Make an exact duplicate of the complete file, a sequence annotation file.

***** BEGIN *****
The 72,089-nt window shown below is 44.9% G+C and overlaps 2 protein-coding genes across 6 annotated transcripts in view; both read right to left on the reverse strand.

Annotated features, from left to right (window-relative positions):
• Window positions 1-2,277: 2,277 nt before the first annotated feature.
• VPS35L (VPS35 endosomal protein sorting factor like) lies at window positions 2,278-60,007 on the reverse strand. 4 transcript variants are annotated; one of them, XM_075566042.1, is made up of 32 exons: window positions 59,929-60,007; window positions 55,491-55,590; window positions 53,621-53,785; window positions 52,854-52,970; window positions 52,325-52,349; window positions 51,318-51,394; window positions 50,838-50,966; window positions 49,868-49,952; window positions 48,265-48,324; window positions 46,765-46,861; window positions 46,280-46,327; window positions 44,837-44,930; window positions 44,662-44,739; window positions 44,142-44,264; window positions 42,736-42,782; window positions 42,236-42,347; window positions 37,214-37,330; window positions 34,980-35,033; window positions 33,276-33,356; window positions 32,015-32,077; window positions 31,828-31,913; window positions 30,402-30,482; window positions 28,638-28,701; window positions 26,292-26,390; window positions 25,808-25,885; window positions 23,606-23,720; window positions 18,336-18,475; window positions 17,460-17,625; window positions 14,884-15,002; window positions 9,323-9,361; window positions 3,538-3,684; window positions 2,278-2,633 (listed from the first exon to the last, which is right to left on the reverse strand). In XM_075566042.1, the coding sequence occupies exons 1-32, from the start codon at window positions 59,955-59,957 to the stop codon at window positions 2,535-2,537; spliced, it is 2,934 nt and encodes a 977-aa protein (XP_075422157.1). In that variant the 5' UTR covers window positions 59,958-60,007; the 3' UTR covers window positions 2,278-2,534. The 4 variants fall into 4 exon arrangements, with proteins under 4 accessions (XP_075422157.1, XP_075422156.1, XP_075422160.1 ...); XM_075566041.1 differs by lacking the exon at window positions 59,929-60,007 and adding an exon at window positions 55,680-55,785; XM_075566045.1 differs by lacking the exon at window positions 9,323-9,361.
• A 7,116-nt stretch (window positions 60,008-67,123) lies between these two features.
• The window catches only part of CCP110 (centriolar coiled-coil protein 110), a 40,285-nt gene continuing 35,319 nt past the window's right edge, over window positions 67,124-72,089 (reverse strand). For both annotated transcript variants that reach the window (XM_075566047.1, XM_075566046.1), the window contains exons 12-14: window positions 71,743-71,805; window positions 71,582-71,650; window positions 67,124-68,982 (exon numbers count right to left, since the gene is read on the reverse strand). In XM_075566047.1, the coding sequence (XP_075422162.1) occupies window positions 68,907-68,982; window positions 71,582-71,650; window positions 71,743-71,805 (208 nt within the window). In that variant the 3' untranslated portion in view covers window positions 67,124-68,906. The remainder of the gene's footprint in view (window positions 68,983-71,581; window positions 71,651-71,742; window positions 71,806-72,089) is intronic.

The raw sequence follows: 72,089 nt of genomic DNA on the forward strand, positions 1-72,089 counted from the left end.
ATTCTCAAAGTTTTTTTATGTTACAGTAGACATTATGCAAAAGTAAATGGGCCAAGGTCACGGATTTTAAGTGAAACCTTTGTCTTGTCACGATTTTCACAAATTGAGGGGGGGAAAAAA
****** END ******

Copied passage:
The 72,089-nt window shown below is 44.9% G+C and overlaps 2 protein-coding genes across 6 annotated transcripts in view; both read right to left on the reverse strand.

Annotated features, from left to right (window-relative positions):
• Window positions 1-2,277: 2,277 nt before the first annotated feature.
• VPS35L (VPS35 endosomal protein sorting factor like) lies at window positions 2,278-60,007 on the reverse strand. 4 transcript variants are annotated; one of them, XM_075566042.1, is made up of 32 exons: window positions 59,929-60,007; window positions 55,491-55,590; window positions 53,621-53,785; window positions 52,854-52,970; window positions 52,325-52,349; window positions 51,318-51,394; window positions 50,838-50,966; window positions 49,868-49,952; window positions 48,265-48,324; window positions 46,765-46,861; window positions 46,280-46,327; window positions 44,837-44,930; window positions 44,662-44,739; window positions 44,142-44,264; window positions 42,736-42,782; window positions 42,236-42,347; window positions 37,214-37,330; window positions 34,980-35,033; window positions 33,276-33,356; window positions 32,015-32,077; window positions 31,828-31,913; window positions 30,402-30,482; window positions 28,638-28,701; window positions 26,292-26,390; window positions 25,808-25,885; window positions 23,606-23,720; window positions 18,336-18,475; window positions 17,460-17,625; window positions 14,884-15,002; window positions 9,323-9,361; window positions 3,538-3,684; window positions 2,278-2,633 (listed from the first exon to the last, which is right to left on the reverse strand). In XM_075566042.1, the coding sequence occupies exons 1-32, from the start codon at window positions 59,955-59,957 to the stop codon at window positions 2,535-2,537; spliced, it is 2,934 nt and encodes a 977-aa protein (XP_075422157.1). In that variant the 5' UTR covers window positions 59,958-60,007; the 3' UTR covers window positions 2,278-2,534. The 4 variants fall into 4 exon arrangements, with proteins under 4 accessions (XP_075422157.1, XP_075422156.1, XP_075422160.1 ...); XM_075566041.1 differs by lacking the exon at window positions 59,929-60,007 and adding an exon at window positions 55,680-55,785; XM_075566045.1 differs by lacking the exon at window positions 9,323-9,361.
• A 7,116-nt stretch (window positions 60,008-67,123) lies between these two features.
• The window catches only part of CCP110 (centriolar coiled-coil protein 110), a 40,285-nt gene continuing 35,319 nt past the window's right edge, over window positions 67,124-72,089 (reverse strand). For both annotated transcript variants that reach the window (XM_075566047.1, XM_075566046.1), the window contains exons 12-14: window positions 71,743-71,805; window positions 71,582-71,650; window positions 67,124-68,982 (exon numbers count right to left, since the gene is read on the reverse strand). In XM_075566047.1, the coding sequence (XP_075422162.1) occupies window positions 68,907-68,982; window positions 71,582-71,650; window positions 71,743-71,805 (208 nt within the window). In that variant the 3' untranslated portion in view covers window positions 67,124-68,906. The remainder of the gene's footprint in view (window positions 68,983-71,581; window positions 71,651-71,742; window positions 71,806-72,089) is intronic.

The raw sequence follows: 72,089 nt of genomic DNA on the forward strand, positions 1-72,089 counted from the left end.
ATTCTCAAAGTTTTTTTATGTTACAGTAGACATTATGCAAAAGTAAATGGGCCAAGGTCACGGATTTTAAGTGAAACCTTTGTCTTGTCACGATTTTCACAAATTGAGGGGGGGAAAAAA